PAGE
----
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Fiels linesMagnetic Flux**Field lines**

Is the magnetic force instantaneous? And, are all field lines established simultaneously? Otherwise, for example, the field line marked 'L' will take longer time to propagate than the ones above it, so there will be a net outward flux in the time when L is out and not yet in into the surface.What happens to Gauss Law then?

Are all the field lines established simultaneously, like 'L',that stretches out so far, and the straight one? If not, then the force between the magnets must increase with time.

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Changes in magnetic field (and hence magnetic field itself) travel with speed of light. Bar magnet picture could be confusing. Think of a wire. When you switch on current through it then it is clear that magnetic field will expand out in circles (rather than directed lines), and so Gauss's law would be fine. –  user10001 Jul 26 '12 at 17:19
The question is not clear. What's the imagined violation? The field lines are produced in many closed loops that grow and leave behind the static field at long times, so that Gauss's law is never violated. –  Ron Maimon Jul 27 '12 at 6:40
@Ron Maimon : I've actually imagined field lines as "snakes", each with a head and a tail. –  Swapnanil Saha Aug 7 '12 at 16:38
@SwapnanilSaha: well, stop doing that. Imagine them as rings. Only E fields are snakes. –  Ron Maimon Aug 8 '12 at 16:40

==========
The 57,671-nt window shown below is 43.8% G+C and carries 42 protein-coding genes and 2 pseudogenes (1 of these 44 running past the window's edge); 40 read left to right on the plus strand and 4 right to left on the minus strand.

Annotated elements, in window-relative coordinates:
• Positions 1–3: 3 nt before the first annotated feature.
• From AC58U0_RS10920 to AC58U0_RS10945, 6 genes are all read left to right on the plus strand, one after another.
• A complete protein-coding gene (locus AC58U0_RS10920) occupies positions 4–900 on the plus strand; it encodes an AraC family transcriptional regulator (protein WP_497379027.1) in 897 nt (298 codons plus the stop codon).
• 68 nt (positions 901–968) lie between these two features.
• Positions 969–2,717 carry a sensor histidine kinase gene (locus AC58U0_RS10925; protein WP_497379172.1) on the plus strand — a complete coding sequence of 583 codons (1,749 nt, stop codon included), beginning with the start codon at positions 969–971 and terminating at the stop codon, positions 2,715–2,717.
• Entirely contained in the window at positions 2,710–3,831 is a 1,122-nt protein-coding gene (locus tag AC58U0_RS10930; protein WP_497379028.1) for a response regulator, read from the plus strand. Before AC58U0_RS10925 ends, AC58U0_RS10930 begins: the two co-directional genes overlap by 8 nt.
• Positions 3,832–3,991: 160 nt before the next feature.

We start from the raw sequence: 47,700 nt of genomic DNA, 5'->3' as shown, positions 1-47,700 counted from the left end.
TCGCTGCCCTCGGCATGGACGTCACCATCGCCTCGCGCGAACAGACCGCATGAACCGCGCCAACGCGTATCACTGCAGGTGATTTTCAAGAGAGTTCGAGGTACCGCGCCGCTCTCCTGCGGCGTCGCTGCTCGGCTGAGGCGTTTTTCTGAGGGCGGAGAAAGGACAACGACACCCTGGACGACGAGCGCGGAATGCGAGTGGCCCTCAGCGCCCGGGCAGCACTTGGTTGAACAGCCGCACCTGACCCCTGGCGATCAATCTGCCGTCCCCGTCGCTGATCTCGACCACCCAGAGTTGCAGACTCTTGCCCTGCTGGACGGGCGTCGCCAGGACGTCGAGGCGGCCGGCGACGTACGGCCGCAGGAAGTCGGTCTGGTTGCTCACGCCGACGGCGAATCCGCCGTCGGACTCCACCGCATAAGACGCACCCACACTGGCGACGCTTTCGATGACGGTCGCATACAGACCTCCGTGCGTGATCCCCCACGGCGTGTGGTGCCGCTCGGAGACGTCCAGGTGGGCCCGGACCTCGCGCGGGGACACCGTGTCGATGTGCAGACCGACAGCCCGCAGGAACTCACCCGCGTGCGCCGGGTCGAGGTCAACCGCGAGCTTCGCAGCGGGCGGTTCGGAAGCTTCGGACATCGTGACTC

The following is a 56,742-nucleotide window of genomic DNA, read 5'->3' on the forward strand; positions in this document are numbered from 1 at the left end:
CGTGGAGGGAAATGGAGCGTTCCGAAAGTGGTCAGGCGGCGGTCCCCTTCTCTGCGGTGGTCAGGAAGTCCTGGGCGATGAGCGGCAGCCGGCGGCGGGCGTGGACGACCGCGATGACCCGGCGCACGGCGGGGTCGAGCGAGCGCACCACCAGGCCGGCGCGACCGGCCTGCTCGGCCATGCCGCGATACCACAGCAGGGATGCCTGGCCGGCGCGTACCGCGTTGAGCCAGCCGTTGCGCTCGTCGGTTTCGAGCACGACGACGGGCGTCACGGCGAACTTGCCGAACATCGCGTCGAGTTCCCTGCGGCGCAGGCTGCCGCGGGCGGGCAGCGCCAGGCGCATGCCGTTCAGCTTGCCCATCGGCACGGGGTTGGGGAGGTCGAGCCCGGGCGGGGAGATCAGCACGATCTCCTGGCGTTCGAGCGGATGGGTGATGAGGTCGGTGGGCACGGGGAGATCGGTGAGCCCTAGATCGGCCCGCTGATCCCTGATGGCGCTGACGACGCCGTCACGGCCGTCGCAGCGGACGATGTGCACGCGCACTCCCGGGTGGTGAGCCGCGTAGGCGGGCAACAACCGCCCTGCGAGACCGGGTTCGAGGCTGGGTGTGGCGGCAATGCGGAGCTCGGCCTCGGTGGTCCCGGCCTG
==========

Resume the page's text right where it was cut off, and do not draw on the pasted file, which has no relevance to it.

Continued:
@Ron Maimon : Also the G ones, right? –  Swapnanil Saha Aug 9 '12 at 12:58

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The magnetic force propagates at the speed of light. If a magnetic dipole were suddenly created the magnetic field lines would be established simultaneously but not in their equilibrium positions. Instead the field lines would bend and oscillate in a similar manar as in an oscillating magnetic dipole. Since magnetic field lines are always loops, even when they are bent they will return so the magnetic flux through any closed surface will be zero as is required by Gauss's law for magnetism. Or in other words, even if the magnetic field lines are bent or slowed, they never start anywhere. There is no divergence of magnetic field lines since there are no magnetic monopoles. Gauss's law is alive and well.

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